I would like to show you a demo on how to set up an environment using Terraform. For that, you need GitHub actions to prepare the Terraform infrastructure on your AWS account.

To get started with Terraform templates, you must first configure the repository link as previously described. Then create a new role to grant GitHub actions permissions to perform some activities on your AWS account. You can find the AWS CloudFormation template for this role here.

Create an empty GitHub repository and create a folder .github/workflows/. Create a file called terraform.yml. In that file, you need to define the GitHub actions to plan and apply the infrastructure changes. Copy the template from the terraform sample file.

This template configures your AWS credentials, configures Terraform, plans the entire infrastructure, and applies the infrastructure changes using Terraform, and then notifies AWS Proton of the status of this process.

Additionally, you need to modify the file env_config.json, which is located inside that folder. In that file, add the configuration for the environment you plan to create. You can add new environments to the JSON file. In the example, the environment is called tf-test. The role is the role you created earlier and the region is the region where you want to implement this infrastructure. Look at the sample file.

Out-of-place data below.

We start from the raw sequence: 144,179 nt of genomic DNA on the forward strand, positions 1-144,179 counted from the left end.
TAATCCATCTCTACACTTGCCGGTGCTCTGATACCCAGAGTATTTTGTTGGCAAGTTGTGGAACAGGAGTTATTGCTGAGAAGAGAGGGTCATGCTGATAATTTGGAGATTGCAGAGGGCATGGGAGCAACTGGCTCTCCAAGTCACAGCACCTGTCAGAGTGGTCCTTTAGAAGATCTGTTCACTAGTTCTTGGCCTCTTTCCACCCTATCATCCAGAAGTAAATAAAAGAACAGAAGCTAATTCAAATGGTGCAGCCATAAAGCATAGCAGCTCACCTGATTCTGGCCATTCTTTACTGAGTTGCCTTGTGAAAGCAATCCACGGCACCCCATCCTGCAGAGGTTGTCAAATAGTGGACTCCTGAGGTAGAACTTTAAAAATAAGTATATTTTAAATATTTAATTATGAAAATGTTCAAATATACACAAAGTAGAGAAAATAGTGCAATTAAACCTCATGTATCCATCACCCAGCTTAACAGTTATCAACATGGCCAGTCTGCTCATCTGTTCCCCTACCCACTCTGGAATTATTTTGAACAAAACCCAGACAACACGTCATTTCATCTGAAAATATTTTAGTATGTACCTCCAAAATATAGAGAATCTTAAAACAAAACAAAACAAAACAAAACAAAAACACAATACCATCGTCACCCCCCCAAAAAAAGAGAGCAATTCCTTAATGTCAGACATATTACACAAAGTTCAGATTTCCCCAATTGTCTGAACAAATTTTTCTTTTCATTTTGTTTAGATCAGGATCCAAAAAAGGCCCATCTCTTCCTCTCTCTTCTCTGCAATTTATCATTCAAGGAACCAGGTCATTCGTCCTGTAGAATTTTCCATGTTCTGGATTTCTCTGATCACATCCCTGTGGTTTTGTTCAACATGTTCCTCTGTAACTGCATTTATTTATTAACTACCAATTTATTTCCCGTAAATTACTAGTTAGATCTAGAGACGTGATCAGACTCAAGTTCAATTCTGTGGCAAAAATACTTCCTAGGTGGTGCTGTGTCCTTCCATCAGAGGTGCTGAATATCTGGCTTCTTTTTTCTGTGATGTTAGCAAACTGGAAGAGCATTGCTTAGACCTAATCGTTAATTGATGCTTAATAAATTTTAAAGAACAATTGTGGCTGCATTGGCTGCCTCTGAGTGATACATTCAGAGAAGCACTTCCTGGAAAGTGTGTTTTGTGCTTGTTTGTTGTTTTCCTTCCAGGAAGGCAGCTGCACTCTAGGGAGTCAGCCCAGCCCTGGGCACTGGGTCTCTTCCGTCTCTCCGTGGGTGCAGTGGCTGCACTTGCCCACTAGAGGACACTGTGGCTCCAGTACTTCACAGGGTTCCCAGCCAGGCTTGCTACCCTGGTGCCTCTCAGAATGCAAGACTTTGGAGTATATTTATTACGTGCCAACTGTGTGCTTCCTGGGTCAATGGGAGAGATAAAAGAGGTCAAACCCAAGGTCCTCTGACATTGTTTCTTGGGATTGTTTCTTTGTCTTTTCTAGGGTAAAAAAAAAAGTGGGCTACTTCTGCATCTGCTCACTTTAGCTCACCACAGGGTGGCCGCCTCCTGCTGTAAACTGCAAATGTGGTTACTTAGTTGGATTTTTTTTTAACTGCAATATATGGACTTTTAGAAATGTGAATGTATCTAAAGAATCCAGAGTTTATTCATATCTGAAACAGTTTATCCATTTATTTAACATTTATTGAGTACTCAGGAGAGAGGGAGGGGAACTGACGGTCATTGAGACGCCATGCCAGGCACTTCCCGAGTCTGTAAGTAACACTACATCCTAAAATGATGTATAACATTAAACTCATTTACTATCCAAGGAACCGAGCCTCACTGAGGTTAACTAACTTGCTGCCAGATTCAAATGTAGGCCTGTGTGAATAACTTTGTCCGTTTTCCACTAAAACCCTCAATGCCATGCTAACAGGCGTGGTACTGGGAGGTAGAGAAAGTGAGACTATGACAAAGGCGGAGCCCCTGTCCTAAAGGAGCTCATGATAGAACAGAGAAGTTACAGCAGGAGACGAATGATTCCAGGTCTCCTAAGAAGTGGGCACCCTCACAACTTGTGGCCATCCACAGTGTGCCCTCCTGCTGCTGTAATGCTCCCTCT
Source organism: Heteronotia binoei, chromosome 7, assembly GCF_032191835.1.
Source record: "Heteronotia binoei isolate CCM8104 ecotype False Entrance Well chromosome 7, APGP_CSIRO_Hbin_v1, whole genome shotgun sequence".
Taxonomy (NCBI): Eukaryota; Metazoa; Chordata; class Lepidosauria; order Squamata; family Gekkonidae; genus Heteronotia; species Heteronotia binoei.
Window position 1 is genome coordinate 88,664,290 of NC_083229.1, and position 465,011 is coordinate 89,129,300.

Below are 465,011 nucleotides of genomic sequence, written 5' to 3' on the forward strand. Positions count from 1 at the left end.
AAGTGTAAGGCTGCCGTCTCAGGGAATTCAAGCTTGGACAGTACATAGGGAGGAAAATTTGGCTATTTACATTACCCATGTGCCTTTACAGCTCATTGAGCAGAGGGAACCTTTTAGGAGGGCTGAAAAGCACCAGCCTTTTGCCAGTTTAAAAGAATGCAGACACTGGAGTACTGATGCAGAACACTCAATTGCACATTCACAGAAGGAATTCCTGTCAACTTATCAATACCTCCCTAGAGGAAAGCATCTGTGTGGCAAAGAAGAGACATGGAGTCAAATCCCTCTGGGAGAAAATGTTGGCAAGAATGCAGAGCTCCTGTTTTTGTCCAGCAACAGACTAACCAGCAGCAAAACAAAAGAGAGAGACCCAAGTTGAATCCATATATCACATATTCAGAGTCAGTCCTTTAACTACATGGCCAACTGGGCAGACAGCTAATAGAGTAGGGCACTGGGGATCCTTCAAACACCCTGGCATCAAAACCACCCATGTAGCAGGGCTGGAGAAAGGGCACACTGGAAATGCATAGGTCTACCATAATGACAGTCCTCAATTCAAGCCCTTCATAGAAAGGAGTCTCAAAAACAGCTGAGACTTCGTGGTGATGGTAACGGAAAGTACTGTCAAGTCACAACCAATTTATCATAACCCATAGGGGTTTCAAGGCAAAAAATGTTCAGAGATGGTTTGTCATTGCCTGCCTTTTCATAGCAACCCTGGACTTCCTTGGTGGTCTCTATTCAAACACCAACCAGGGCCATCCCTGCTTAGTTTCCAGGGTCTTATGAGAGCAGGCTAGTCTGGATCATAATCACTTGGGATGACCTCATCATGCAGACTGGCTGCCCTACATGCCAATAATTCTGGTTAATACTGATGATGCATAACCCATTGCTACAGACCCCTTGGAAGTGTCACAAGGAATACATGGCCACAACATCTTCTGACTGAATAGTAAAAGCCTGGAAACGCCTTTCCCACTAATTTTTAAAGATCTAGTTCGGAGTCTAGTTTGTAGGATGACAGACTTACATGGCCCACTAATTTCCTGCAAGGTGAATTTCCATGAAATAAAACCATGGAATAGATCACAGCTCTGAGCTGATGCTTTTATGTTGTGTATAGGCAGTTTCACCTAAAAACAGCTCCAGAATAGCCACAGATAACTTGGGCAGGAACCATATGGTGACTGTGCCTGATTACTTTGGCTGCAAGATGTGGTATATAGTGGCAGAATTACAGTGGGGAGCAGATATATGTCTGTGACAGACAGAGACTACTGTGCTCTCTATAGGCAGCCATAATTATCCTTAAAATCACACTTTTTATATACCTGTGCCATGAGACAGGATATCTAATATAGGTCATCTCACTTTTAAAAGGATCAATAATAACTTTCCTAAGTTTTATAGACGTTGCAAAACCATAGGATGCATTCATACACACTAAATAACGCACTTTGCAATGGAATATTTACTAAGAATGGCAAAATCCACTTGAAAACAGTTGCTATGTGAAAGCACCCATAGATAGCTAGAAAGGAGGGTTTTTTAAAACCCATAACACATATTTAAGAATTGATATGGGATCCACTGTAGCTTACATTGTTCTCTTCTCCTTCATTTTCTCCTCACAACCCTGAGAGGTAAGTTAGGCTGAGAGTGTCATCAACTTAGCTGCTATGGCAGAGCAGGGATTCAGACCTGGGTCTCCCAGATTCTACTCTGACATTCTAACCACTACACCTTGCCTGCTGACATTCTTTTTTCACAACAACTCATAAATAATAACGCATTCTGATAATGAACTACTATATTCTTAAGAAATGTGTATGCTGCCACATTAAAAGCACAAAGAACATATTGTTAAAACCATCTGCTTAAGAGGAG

“tf-test”: {
        “role”: “arn:aws:iam::123456789:role/TerraformGitHubActionsRole”,
        “region”: “us-west-2”

In this example, you upload the Terraform project to Amazon S3. See an example of a Terraform project.

Now it’s time to create a new environmental template in AWS Proton. You can follow the instructions in the console.

When your environment template is ready, create a new environment using the template you just created. When configuring the environment, select Supply through pull request and then configure the memory with the correct parameters.

Configure new environmentNu, i Environmental details, you can see that the implementation status is in progress. This will remain so until the GitHub action is completed.

Environmental details

If you go to your warehouse, you should see a new pull request. Next to the name of the pull request you will see a red cross, yellow dot or green marking. This icon depends on the status of the GitHub action. If you have a yellow dot, wait until it turns red or green. If there is an error, see what’s going on inside the GitHub action logs.

If you see a green check mark on the pull request, it means that the GitHub actions have been completed and the pull request can be merged. After the pull request is merged, the infrastructure is prepared. Return to the environmental information page. After a while, and once your infrastructure is ready, which may take a few minutes depending on your template, you should see that the implementation status is successful.

Github pull request

At the end of this demo, you have prepared your infrastructure using AWS Proton to handle environmental templates and GitHub actions, and Terraform Open Source to prepare the infrastructure on your AWS account.

Terraform support is available in public preview mode.

These new features are available in the areas where AWS Proton is available: US East (Ohio), US East (N. Virginia), US West (Oregon), Asia Pacific (Tokyo) and Europe (Ireland).

To learn more about these features, visit the AWS Proton service page.